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Front Neurosci. 2016 Dec 20;10:569. doi: 10.3389/fnins.2016.00569. eCollection 2016.

The Inorganic Side of NGF: Copper(II) and Zinc(II) Affect the NGF Mimicking Signaling of the N-Terminus Peptides Encompassing the Recognition Domain of TrkA Receptor.

Author information

1
Endocrinology, Department of Clinical and Experimental Medicine, Garibaldi-Nesima Medical Center, University of CataniaCatania, Italy; Institute of Biostructures and Bioimages - Catania, National Research CouncilCatania, Italy.
2
Department of Chemical Sciences, University of CataniaCatania, Italy; Consorzio Interuniversitario di Ricerca in Chimica dei Metalli nei Sistemi BiologiciBari, Italy.
3
Department of Health Sciences, University of Catanzaro Catanzaro, Italy.
4
Centre for Neural Science, New York University New York, NY, USA.
5
Consorzio Interuniversitario di Ricerca in Chimica dei Metalli nei Sistemi BiologiciBari, Italy; Department of Pharmacy, University of PisaPisa, Italy.
6
Consorzio Interuniversitario di Ricerca in Chimica dei Metalli nei Sistemi BiologiciBari, Italy; Section of Medical Biochemistry, Department of Biomedical and Biotechnological Sciences (BIOMETEC), University of CataniaCatania, Italy.
7
Institute of Biostructures and Bioimages - Catania, National Research CouncilCatania, Italy; Department of Chemical Sciences, University of CataniaCatania, Italy; Consorzio Interuniversitario di Ricerca in Chimica dei Metalli nei Sistemi BiologiciBari, Italy.

Abstract

The nerve growth factor (NGF) N-terminus peptide, NGF(1-14), and its acetylated form, Ac-NGF(1-14), were investigated to scrutinize the ability of this neurotrophin domain to mimic the whole protein. Theoretical calculations demonstrated that non-covalent forces assist the molecular recognition of TrkA receptor by both peptides. Combined parallel tempering/docking simulations discriminated the effect of the N-terminal acetylation on the recognition of NGF(1-14) by the domain 5 of TrkA (TrkA-D5). Experimental findings demonstrated that both NGF(1-14) and Ac-NGF(1-14) activate TrkA signaling pathways essential for neuronal survival. The NGF-induced TrkA internalization was slightly inhibited in the presence of Cu2+ and Zn2+ ions, whereas the metal ions elicited the NGF(1-14)-induced internalization of TrkA and no significant differences were found in the weak Ac-NGF(1-14)-induced receptor internalization. The crucial role of the metals was confirmed by experiments with the metal-chelator bathocuproine disulfonic acid, which showed different inhibitory effects in the signaling cascade, due to different metal affinity of NGF, NGF(1-14) and Ac-NGF(1-14). The NGF signaling cascade, activated by the two peptides, induced CREB phosphorylation, but the copper addition further stimulated the Akt, ERK and CREB phosphorylation in the presence of NGF and NGF(1-14) only. A dynamic and quick influx of both peptides into PC12 cells was tracked by live cell imaging with confocal microscopy. A significant role of copper ions was found in the modulation of peptide sub-cellular localization, especially at the nuclear level. Furthermore, a strong copper ionophoric ability of NGF(1-14) was measured. The Ac-NGF(1-14) peptide, which binds copper ions with a lower stability constant than NGF(1-14), exhibited a lower nuclear localization with respect to the total cellular uptake. These findings were correlated to the metal-induced increase of CREB and BDNF expression caused by NGF(1-14) stimulation. In summary, we here validated NGF(1-14) and Ac-NGF(1-14) as first examples of monomer and linear peptides able to activate the NGF-TrkA signaling cascade. Metal ions modulated the activity of both NGF protein and the NGF-mimicking peptides. Such findings demonstrated that NGF(1-14) sequence can reproduce the signal transduction of whole protein, therefore representing a very promising drug candidate for further pre-clinical studies.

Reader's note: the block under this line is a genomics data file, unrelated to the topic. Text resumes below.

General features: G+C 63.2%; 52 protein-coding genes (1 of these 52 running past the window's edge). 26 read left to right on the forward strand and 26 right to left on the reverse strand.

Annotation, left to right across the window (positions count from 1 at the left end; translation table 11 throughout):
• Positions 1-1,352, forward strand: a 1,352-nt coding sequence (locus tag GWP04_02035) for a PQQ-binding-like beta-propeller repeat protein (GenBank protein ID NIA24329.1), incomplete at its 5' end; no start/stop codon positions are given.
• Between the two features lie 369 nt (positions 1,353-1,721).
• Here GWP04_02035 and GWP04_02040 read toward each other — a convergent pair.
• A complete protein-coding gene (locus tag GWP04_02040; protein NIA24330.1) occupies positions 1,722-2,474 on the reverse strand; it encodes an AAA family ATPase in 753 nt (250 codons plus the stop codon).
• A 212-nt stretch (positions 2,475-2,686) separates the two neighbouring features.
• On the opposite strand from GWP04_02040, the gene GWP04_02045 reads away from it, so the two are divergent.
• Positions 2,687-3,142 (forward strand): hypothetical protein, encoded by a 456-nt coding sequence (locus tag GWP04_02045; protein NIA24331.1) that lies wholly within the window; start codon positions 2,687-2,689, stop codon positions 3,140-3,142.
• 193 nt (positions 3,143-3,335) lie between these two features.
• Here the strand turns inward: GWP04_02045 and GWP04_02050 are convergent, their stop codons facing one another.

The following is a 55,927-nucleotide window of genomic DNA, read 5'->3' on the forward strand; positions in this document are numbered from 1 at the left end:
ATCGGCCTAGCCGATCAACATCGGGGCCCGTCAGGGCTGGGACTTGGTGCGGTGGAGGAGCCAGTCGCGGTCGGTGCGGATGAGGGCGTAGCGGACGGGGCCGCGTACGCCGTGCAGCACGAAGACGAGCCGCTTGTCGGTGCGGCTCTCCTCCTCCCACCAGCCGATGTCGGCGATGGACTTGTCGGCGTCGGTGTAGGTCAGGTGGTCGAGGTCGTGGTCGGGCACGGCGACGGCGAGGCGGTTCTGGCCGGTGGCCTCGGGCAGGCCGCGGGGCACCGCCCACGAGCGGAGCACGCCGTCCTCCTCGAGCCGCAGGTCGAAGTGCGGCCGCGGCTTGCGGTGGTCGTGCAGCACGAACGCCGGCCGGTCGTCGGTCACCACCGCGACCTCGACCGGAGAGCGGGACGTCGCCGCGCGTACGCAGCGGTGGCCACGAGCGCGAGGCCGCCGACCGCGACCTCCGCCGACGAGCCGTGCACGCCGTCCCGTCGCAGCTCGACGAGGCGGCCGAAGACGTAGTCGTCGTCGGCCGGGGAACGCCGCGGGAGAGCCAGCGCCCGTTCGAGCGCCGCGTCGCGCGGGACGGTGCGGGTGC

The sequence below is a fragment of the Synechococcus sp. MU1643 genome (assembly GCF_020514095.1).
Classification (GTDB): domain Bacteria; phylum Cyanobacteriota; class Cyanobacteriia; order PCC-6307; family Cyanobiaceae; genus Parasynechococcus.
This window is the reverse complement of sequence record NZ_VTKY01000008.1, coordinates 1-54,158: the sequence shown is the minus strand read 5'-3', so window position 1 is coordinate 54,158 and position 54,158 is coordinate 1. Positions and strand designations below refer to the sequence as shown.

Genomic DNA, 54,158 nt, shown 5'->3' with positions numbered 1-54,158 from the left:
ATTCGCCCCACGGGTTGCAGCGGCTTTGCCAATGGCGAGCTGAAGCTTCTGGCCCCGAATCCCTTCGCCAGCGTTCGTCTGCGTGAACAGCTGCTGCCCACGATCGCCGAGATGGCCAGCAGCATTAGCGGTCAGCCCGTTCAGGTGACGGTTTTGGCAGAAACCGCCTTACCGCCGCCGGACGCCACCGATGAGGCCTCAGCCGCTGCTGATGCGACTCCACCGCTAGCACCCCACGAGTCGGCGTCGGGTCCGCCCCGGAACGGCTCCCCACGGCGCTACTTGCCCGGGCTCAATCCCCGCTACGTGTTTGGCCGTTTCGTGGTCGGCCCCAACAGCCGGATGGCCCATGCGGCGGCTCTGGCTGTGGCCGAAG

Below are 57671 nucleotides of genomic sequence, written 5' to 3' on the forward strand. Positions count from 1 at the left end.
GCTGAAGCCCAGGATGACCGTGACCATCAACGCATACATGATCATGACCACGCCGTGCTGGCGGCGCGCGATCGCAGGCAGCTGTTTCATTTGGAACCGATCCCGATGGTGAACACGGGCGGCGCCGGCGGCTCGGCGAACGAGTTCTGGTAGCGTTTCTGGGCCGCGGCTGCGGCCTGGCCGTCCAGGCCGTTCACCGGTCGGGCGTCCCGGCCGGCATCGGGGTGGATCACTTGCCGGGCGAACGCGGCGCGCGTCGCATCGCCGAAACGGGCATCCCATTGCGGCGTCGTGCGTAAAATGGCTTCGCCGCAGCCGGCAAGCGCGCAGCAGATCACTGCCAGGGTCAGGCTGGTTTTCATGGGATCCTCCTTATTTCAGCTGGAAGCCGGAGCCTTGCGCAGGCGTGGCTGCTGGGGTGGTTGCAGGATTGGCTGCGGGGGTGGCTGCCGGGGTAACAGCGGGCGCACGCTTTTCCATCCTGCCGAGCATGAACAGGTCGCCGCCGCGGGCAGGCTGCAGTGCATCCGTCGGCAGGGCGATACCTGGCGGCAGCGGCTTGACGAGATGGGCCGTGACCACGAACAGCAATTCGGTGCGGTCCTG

KEYWORDS:

Alzheimer's disease; BDNF; CREB; ionophore; metal ions; nanomedicine; neurotrophins; peptidomimetics

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